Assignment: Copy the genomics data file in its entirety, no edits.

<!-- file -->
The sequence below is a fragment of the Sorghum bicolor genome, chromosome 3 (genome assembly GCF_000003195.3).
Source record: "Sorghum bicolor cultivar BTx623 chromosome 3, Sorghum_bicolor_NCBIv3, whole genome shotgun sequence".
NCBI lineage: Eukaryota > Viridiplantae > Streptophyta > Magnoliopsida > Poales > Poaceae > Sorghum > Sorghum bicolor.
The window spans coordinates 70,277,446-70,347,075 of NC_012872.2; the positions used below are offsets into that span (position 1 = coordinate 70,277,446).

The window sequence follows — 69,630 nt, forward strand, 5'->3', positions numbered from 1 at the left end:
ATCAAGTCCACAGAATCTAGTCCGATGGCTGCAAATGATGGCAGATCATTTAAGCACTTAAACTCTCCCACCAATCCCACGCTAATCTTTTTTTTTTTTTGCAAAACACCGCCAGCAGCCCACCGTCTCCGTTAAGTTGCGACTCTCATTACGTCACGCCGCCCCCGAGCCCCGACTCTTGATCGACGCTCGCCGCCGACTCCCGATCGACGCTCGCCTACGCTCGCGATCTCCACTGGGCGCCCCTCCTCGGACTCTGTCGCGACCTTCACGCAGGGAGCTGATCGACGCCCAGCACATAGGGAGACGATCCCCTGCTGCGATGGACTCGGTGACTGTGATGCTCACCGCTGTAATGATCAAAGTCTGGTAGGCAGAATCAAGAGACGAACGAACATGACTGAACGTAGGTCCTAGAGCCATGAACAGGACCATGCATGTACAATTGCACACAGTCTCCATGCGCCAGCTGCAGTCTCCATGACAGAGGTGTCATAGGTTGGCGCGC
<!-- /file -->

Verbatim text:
The sequence below is a fragment of the Sorghum bicolor genome, chromosome 3 (genome assembly GCF_000003195.3).
Source record: "Sorghum bicolor cultivar BTx623 chromosome 3, Sorghum_bicolor_NCBIv3, whole genome shotgun sequence".
NCBI lineage: Eukaryota > Viridiplantae > Streptophyta > Magnoliopsida > Poales > Poaceae > Sorghum > Sorghum bicolor.
The window spans coordinates 70,277,446-70,347,075 of NC_012872.2; the positions used below are offsets into that span (position 1 = coordinate 70,277,446).

The window sequence follows — 69,630 nt, forward strand, 5'->3', positions numbered from 1 at the left end:
ATCAAGTCCACAGAATCTAGTCCGATGGCTGCAAATGATGGCAGATCATTTAAGCACTTAAACTCTCCCACCAATCCCACGCTAATCTTTTTTTTTTTTTGCAAAACACCGCCAGCAGCCCACCGTCTCCGTTAAGTTGCGACTCTCATTACGTCACGCCGCCCCCGAGCCCCGACTCTTGATCGACGCTCGCCGCCGACTCCCGATCGACGCTCGCCTACGCTCGCGATCTCCACTGGGCGCCCCTCCTCGGACTCTGTCGCGACCTTCACGCAGGGAGCTGATCGACGCCCAGCACATAGGGAGACGATCCCCTGCTGCGATGGACTCGGTGACTGTGATGCTCACCGCTGTAATGATCAAAGTCTGGTAGGCAGAATCAAGAGACGAACGAACATGACTGAACGTAGGTCCTAGAGCCATGAACAGGACCATGCATGTACAATTGCACACAGTCTCCATGCGCCAGCTGCAGTCTCCATGACAGAGGTGTCATAGGTTGGCGCGC